By Agostino Canepa, Director of Product Management, Telestream iQ
There’s no arguing with the fact that the OTT streaming platforms have presented service providers with unprecedented challenges in service quality management. With technology changing at a much faster pace than ever before, creating, operating, and maintaining a complex and sophisticated video network is very difficult to do well and very easy to do poorly.
Service providers’ main challenge is to maintain Quality of Experiences (QoE) not only related to the key metrics on how the content looks and sounds but also to the delivery of video content through the network as well as to the availability and performance of content in the network. There are many customer-impacting use cases of poor quality and interruptions like buffering or failed starts.
OTT service providers need more than ever a video quality monitoring and analytics platform that will allow them to find the root cause and understand what’s going on and where, so they can achieve the end-to-end performance essential to competing in a transformed premium video marketplace.
A Growing Pantheon of Suppliers in the Video Streaming Distribution Chain
No category of third-party vendors in OTT service delivery is more common to operations than CDNs. Adding to the challenge, service providers typically rely on multiple CDNs to provide backup support within a given service footprint and to extend service coverage across multiple geographic regions.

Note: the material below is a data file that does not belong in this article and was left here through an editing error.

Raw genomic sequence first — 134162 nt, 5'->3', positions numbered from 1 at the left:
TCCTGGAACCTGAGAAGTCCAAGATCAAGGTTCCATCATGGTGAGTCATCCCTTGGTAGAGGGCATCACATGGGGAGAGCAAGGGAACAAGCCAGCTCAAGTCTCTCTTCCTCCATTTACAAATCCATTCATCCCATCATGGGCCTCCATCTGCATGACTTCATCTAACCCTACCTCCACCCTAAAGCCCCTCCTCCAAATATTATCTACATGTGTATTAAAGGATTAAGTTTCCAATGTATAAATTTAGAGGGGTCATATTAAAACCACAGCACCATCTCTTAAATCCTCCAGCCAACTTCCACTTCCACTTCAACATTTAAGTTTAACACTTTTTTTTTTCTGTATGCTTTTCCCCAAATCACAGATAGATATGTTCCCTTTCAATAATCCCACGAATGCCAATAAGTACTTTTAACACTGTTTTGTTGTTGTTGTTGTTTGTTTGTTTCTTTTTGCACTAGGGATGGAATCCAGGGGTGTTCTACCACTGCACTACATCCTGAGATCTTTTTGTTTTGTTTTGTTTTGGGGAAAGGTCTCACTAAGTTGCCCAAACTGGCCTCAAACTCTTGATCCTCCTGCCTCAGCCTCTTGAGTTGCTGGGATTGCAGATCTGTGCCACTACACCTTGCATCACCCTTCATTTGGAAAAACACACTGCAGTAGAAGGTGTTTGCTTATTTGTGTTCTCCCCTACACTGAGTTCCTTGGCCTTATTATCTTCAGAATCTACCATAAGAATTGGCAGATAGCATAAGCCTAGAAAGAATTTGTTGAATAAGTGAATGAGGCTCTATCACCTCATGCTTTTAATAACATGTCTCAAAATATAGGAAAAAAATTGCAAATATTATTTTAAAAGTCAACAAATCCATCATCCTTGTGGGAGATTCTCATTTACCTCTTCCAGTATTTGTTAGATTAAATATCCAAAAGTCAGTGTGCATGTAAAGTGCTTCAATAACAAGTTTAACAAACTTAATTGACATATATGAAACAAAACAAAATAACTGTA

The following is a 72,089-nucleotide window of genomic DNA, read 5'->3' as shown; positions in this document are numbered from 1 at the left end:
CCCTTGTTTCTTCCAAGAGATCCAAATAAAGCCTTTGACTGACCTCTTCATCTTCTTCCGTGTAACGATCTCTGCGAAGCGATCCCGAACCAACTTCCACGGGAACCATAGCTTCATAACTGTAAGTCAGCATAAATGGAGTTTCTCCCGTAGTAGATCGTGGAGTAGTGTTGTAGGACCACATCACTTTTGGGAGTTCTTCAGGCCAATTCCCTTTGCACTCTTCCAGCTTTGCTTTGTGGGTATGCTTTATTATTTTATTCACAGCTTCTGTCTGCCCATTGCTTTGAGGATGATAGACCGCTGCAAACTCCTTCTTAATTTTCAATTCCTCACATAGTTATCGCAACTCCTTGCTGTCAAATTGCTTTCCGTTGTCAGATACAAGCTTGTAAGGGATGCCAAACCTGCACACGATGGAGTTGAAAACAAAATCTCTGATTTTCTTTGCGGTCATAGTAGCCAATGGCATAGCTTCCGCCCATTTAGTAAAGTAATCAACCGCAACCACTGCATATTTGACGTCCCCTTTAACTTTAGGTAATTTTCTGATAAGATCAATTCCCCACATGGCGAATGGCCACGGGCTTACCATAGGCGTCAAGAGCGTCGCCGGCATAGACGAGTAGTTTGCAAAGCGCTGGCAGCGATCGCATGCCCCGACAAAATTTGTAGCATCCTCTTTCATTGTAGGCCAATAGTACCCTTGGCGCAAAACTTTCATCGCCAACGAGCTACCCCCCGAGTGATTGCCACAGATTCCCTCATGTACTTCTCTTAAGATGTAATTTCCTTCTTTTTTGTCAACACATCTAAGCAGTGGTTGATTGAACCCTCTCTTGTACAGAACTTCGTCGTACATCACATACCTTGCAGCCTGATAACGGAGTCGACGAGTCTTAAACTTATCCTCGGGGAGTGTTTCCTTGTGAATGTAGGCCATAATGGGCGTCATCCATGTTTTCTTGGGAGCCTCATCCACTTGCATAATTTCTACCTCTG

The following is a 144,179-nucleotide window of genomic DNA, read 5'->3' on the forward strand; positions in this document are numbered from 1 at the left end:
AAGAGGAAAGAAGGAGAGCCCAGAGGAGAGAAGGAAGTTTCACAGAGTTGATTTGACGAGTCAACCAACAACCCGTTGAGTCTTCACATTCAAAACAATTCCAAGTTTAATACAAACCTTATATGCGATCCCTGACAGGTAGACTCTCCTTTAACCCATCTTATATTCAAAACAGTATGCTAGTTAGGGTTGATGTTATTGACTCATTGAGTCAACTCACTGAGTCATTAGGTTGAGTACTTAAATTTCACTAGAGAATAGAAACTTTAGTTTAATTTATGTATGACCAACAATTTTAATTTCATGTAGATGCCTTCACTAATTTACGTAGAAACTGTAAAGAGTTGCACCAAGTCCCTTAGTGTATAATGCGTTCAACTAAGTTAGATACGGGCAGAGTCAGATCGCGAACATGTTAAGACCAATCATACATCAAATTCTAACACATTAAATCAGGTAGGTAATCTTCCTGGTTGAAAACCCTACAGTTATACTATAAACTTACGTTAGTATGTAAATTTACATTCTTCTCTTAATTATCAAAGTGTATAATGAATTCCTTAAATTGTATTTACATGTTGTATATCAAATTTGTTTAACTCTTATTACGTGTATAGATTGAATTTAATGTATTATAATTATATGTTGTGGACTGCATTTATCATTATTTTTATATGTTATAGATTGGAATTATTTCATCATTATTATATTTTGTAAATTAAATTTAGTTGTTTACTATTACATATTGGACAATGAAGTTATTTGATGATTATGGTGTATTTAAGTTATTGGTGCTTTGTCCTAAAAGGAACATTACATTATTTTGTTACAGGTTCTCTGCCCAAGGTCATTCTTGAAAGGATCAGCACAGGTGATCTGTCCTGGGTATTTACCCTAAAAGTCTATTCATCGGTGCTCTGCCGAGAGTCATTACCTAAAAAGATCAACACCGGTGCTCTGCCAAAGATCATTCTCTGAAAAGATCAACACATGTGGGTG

CDNs were designed to enable more efficient and, therefore, lower-cost use of backbone transport and internet peering capacity by providing regional caching locations for storing the most popular on-demand content. Now that live content has become a big component of the service mix, CDNs can’t always be counted on to maintain acceptable OTT streaming quality and performance.
When high volumes of live-streamed traffic are onboarded, CDN traffic flows can saturate allocated capacity, resulting in session start-up and in-session buffering delays at massive scales, not to mention crashes. According to the video intelligence firm Nice People at Work (NPAW), stream crashes during or after startup are five times more likely to occur with live versus on-demand content.[i] The difference, of course, is due to the traffic spikes caused by concurrent viewing.